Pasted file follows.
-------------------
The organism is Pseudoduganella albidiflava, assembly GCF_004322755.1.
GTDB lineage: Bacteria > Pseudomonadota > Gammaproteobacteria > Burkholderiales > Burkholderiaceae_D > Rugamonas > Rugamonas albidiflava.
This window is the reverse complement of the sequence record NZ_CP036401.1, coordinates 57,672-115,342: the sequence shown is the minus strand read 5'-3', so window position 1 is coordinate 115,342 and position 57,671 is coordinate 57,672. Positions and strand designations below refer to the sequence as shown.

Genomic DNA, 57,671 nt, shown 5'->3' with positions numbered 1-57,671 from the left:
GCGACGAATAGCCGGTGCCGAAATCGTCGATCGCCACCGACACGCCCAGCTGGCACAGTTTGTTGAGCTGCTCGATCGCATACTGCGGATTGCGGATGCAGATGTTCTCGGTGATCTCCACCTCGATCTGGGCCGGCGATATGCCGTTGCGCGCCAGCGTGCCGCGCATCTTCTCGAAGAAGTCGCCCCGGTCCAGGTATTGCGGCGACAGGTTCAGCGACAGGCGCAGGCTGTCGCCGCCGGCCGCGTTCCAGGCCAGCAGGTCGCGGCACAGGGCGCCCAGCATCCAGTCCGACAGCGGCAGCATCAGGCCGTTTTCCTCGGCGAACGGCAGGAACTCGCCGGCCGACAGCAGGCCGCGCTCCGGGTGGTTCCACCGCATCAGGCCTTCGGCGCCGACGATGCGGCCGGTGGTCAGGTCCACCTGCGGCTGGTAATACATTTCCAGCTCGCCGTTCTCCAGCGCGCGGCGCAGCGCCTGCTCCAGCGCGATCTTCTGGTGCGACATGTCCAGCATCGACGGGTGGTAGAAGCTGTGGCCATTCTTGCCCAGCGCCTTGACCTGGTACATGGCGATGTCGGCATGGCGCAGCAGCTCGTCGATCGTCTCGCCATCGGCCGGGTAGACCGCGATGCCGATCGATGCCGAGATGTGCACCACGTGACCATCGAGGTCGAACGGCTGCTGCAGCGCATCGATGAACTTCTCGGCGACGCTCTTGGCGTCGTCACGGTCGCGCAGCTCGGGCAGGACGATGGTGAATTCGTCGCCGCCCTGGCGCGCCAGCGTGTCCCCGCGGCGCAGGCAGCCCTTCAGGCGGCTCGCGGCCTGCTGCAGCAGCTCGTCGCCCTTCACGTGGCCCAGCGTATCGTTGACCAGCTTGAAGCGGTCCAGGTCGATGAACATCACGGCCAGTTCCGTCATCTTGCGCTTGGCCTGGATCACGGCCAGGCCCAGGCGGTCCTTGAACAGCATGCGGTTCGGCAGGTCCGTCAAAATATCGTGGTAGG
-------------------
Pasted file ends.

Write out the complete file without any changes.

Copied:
The organism is Pseudoduganella albidiflava, assembly GCF_004322755.1.
GTDB lineage: Bacteria > Pseudomonadota > Gammaproteobacteria > Burkholderiales > Burkholderiaceae_D > Rugamonas > Rugamonas albidiflava.
This window is the reverse complement of the sequence record NZ_CP036401.1, coordinates 57,672-115,342: the sequence shown is the minus strand read 5'-3', so window position 1 is coordinate 115,342 and position 57,671 is coordinate 57,672. Positions and strand designations below refer to the sequence as shown.

Genomic DNA, 57,671 nt, shown 5'->3' with positions numbered 1-57,671 from the left:
GCGACGAATAGCCGGTGCCGAAATCGTCGATCGCCACCGACACGCCCAGCTGGCACAGTTTGTTGAGCTGCTCGATCGCATACTGCGGATTGCGGATGCAGATGTTCTCGGTGATCTCCACCTCGATCTGGGCCGGCGATATGCCGTTGCGCGCCAGCGTGCCGCGCATCTTCTCGAAGAAGTCGCCCCGGTCCAGGTATTGCGGCGACAGGTTCAGCGACAGGCGCAGGCTGTCGCCGCCGGCCGCGTTCCAGGCCAGCAGGTCGCGGCACAGGGCGCCCAGCATCCAGTCCGACAGCGGCAGCATCAGGCCGTTTTCCTCGGCGAACGGCAGGAACTCGCCGGCCGACAGCAGGCCGCGCTCCGGGTGGTTCCACCGCATCAGGCCTTCGGCGCCGACGATGCGGCCGGTGGTCAGGTCCACCTGCGGCTGGTAATACATTTCCAGCTCGCCGTTCTCCAGCGCGCGGCGCAGCGCCTGCTCCAGCGCGATCTTCTGGTGCGACATGTCCAGCATCGACGGGTGGTAGAAGCTGTGGCCATTCTTGCCCAGCGCCTTGACCTGGTACATGGCGATGTCGGCATGGCGCAGCAGCTCGTCGATCGTCTCGCCATCGGCCGGGTAGACCGCGATGCCGATCGATGCCGAGATGTGCACCACGTGACCATCGAGGTCGAACGGCTGCTGCAGCGCATCGATGAACTTCTCGGCGACGCTCTTGGCGTCGTCACGGTCGCGCAGCTCGGGCAGGACGATGGTGAATTCGTCGCCGCCCTGGCGCGCCAGCGTGTCCCCGCGGCGCAGGCAGCCCTTCAGGCGGCTCGCGGCCTGCTGCAGCAGCTCGTCGCCCTTCACGTGGCCCAGCGTATCGTTGACCAGCTTGAAGCGGTCCAGGTCGATGAACATCACGGCCAGTTCCGTCATCTTGCGCTTGGCCTGGATCACGGCCAGGCCCAGGCGGTCCTTGAACAGCATGCGGTTCGGCAGGTCCGTCAAAATATCGTGGTAGG